It has been an interesting year. Glenda has had some health issues but things are under control and we are looking forward to a great 2017. As we are all now healthy we have a lot for which to be thankful. We are delighted that both Andi and Cam have joined us here in the forest with their families allowing us to watch our grand kids grow up. Keegan is 15 and Katie is 9 which makes me too old to remember. It has been a joy. WE ALL WANT TO WISH EVERY ONE OF YOU A VERY MERRY CHRISTMAS AND A GREAT 2017.

I will update all on our garden soon but I have to get through the holidays and plant the winter and spring garden.





Posted by Gordon | Posted in News | Posted on 14-05-2016

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It must be the exceptionally pleasant weather, the well composted horse and chicken manure with an addition of 31-0-0 fertilizer to combat the nitrogen drain caused by the manure because the garden reminds me of Jack and the Bean Stalk fantasies.  Everything, and I mean everything, is growing well and promises to produce more that we can consume.  The greens ( lettuce, collards, kale and chard have already exceeded our abilities to keep up with it.  The peppers are starting to bloom among the volunteer Malabar spinach and are barely above the radish greens.  Our giant mystery rape plant (6 feet) has finally gone to seed and has produced thousands of seeds for us.

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There are a few vegetables that when grown well in the garden really show their stuff.  Cabbage is one of them and although I only have a dozen planted they dominate their section of the garden ( I doubt that I would have room to grow more as they take up so much space but I enjoy cooked cabbage and slaw so they will always have a place in the garden).

I planted a dozen replacement artichoke plants to remedy the loss resulting from our accidental removal of the plants last year.  They are as big as the one remaining original plant and will soon start their bloom.  The carrots are having trouble getting enough sun because everything else is shading them.  I am going to have to find a safe sunny place for them.  This year we have both the rainbow and green variety of Swiss Chard and both are doing exceptionally well.  We are not harvesting fast enough.  Cucumbers are starting to climb the trellis and the Brussels Sprouts are starting to form sprouts along the stems.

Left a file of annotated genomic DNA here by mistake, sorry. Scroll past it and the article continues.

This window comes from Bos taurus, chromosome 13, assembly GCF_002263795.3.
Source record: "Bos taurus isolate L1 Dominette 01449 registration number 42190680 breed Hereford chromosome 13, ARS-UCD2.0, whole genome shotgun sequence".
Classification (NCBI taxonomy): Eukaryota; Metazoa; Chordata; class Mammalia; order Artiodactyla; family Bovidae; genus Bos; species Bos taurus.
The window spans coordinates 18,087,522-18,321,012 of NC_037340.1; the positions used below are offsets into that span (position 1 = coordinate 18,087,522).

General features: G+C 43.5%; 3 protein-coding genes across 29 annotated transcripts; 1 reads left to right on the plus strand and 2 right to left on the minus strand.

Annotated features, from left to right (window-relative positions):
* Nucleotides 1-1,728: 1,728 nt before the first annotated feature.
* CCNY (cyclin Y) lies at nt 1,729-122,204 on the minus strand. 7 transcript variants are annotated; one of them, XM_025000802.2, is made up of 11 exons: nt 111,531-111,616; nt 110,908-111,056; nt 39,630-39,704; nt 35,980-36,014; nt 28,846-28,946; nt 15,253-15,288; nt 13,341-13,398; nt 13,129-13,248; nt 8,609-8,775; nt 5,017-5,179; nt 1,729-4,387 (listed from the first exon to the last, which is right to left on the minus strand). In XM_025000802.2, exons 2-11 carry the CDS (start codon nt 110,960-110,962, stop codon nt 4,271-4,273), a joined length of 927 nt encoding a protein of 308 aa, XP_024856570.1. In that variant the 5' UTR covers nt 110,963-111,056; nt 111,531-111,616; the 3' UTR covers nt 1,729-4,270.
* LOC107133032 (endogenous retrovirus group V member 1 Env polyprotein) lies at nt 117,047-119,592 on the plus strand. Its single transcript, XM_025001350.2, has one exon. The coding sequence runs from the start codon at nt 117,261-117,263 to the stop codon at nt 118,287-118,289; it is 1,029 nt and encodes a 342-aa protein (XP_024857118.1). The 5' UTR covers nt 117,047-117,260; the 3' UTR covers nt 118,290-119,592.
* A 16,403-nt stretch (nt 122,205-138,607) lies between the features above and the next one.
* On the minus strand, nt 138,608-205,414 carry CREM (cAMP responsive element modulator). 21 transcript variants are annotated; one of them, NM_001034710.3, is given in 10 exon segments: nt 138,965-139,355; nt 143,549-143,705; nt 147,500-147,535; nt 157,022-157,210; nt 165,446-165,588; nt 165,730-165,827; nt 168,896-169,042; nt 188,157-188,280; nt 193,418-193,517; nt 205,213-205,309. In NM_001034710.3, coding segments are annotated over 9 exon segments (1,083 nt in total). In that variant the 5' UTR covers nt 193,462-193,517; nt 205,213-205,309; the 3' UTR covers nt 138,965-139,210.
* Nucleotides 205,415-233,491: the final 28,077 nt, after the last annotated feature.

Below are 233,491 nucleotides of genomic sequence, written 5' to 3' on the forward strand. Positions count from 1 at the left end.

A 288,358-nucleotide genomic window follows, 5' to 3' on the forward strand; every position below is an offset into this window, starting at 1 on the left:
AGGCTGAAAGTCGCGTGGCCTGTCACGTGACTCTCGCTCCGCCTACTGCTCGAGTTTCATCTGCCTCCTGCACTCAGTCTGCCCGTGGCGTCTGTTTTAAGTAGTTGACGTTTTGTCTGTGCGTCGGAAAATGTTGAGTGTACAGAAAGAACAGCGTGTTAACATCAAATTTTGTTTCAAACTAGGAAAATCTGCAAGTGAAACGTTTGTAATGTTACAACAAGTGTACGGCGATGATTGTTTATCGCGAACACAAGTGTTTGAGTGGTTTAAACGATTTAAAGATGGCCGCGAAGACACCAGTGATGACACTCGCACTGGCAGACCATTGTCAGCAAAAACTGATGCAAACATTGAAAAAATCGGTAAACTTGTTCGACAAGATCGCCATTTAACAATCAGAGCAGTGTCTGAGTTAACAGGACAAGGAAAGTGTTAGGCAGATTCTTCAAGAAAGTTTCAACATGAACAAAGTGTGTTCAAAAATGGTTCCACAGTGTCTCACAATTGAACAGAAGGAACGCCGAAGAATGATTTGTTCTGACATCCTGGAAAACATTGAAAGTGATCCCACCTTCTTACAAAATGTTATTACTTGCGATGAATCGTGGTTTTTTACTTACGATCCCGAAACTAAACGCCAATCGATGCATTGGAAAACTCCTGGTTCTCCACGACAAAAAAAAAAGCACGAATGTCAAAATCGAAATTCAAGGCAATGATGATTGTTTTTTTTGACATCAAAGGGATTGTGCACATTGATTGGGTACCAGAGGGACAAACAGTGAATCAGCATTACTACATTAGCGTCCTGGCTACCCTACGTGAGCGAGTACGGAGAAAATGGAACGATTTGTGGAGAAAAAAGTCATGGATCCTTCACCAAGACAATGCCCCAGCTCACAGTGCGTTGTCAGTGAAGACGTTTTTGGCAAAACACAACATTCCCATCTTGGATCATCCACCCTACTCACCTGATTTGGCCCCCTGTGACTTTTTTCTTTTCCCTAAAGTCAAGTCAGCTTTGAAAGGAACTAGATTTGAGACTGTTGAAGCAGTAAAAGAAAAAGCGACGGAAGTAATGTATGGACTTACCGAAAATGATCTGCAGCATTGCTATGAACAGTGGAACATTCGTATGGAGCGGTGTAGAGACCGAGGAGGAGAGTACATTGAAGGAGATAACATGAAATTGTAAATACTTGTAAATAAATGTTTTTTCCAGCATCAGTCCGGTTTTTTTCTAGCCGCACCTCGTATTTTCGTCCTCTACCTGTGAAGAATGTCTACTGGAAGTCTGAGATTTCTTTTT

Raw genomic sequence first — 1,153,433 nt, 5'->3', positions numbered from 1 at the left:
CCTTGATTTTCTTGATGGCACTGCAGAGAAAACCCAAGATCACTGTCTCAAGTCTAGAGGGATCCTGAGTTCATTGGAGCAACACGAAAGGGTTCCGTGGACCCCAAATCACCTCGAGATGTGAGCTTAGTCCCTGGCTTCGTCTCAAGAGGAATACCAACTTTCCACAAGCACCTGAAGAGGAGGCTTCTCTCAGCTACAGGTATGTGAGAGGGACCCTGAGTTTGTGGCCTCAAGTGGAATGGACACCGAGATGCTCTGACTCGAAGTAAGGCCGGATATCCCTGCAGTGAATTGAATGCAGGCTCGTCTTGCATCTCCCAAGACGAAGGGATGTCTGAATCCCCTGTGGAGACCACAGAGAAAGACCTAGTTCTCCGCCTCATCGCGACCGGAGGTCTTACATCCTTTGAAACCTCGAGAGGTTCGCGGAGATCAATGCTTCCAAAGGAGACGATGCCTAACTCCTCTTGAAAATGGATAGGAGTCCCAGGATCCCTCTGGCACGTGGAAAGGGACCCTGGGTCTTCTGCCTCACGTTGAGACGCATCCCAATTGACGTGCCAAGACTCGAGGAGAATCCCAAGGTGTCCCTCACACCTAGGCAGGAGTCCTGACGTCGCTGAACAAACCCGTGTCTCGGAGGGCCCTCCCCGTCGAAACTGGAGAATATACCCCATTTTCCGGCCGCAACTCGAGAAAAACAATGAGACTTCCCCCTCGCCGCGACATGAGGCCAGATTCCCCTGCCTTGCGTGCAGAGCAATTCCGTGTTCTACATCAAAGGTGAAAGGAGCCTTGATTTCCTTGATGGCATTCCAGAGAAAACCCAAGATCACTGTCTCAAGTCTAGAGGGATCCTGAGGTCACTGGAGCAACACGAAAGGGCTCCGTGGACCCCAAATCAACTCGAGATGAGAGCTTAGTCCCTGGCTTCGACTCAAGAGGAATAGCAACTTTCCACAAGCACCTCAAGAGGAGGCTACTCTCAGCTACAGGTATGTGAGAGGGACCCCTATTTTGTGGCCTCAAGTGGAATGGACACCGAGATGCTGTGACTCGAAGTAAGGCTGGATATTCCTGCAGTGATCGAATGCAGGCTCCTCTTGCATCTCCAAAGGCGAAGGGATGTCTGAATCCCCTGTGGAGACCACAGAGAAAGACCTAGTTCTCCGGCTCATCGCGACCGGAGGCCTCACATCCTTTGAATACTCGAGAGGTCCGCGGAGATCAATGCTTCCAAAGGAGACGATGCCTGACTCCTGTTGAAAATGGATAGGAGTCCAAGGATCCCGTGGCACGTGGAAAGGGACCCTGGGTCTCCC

This year I obtained from a friend (who obtained from the Clemson University experimental station) a variety of European Lambs Quarter.  Unlike the Lambs Quarter we have here in America, this one has a rim of purple around the top leaves which does not fade when the plant is cooked which makes for a very colorful cooked vegetable.


Our sugar peas are about finished and they were delicious but I have now planted cucumbers next to the trellis they were growing on and okra on the others side of the row.   I have dug and prepared two 50 foot rows for the Kentucky Wonder pole beans and planted 5 mounds of squash under hoop protection from the squash bore moth.

Blackberry and Blueberry are starting to swell and the figs are starting to appear at the leaf junctions.  We had a wonderful citrus bloom this spring and the trees set a lot of tangerines and oranges.  Not many grapefruit nor naval oranges and lemon seem to have set.  I have planted two new lime trees (two varieties) which should produce in a couple years.


I planted 40 tomato plants in straw bales this spring as an experiment (I had heard it was a good way to grow them here and they did not get many of the ground-born virisus tomatoes get.  I also planted 20 additional plants the standard way in the garden beds just as a precaution.  In order to get the hay/straw bales seasoned so as to be ready for the plants, they have to be partially composted.  This is done by digging holes in the bales and placing every two days a half cup of high nitrogen fertilizer into the holes.  This starts the breakdown of the straw bale and in two weeks it is ready to have composted manure added in the holes and to plant the tomato plant.  All went well as can be seen in earlier photographs.  After about two weeks of normal growth, something happened that turned the plants into monsters.  They are 8 feet tall and are said to be able to reach 10 feet.  I have stopped adding anything to them in the hopes of slowing their growth.  One of the things about tomatoes is that they can become very vegetative.  That is to say that they can be big and tall and very strong plants with very few tomatoes.  I want tomatoes!  I have read that it only takes about 5 leaves on the top of a branch to supply a big bunch of fruit with enough energy to grow and the thinness of the leaf cover allows the sun to ripen the fruit.  Some specialty growers actually prune the leaves off their plants to allow the fruit to grow.  My plan is to thin the leaf cover from some of the straw bale plants and test the theory.  My plants are starting to set tomatoes so This is a good time to start the experiment.  I will only prune the plants on the bales as the raised bed plants get a lot of sun.